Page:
Q: [Young Kids] What is the best way for parents to explain breast cancer to their young children?
A: Sharing the news about your cancer diagnosis is never easy, and naturally uncomfortable. However, children are intuitive, and they will know something is wrong. The good news is, they are much more resilient than adults give them credit for.
It is important to discuss in a safe place where the child is comfortable sharing their feelings, often times, home. If you aren’t showing obvious signs of change, it may be helpful to have the conversation once you know your treatment plan. This way you have more information to share with your child and help answer their questions. You may even want to practice the conversation with another person or to yourself.
While your child’s age can be a key factor in how the information is presented, it is always a good idea to ask the child about their knowledge of cancer and start from there. Children 7 and younger will not need detailed information, while children 8 to 12 will want to know more.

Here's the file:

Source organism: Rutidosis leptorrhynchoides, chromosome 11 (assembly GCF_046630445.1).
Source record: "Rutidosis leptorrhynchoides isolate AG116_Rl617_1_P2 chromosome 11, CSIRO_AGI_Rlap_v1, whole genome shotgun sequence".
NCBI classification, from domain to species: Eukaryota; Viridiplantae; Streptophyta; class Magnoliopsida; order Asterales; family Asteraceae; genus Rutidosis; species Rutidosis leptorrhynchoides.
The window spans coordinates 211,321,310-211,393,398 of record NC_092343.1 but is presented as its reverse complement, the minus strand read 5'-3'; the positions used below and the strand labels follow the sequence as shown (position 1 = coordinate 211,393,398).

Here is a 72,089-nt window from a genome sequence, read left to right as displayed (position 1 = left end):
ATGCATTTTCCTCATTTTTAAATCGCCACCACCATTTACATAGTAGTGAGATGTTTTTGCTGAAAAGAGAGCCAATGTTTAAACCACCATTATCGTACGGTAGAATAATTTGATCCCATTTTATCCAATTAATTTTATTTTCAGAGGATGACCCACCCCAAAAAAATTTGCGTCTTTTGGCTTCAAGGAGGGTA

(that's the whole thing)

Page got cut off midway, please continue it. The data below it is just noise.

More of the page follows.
Once you know how much they understand, be honest about what you know and most importantly, that they did nothing to cause this disease. Being honest will help them trust you, and help calm their worries and anxiety. Allow them to ask questions. Keep it simple, and in easy terms as their attention span isn’t very long.
If you’re unsure of your treatment plan or prognosis, it’s OK to say, “Right now there’s no way to know what is going to happen. But, the doctors have said there are very good treatments for my cancer type, and with treatment, the cancer usually does get better. When I know more, I’ll be honest with you about what’s going on.”
There is no one way the child should respond to the information. The goal is to find a balanced point of view, away from denial or consistent anger. The child should understand that cancer is serious, but not hopeless.
Children learn through modeling. Let them know that it’s OK to have different emotions. When a parent is feeling sad, it’s good to be honest about those feelings.
Marie Miao, is an oncology certified licensed clinical social worker for Hoag’s Family Cancer Institute and the High Risk Breast and Ovarian Cancer Clinic. She is also the program director for CLIMB, a support program for children whose parent has cancer.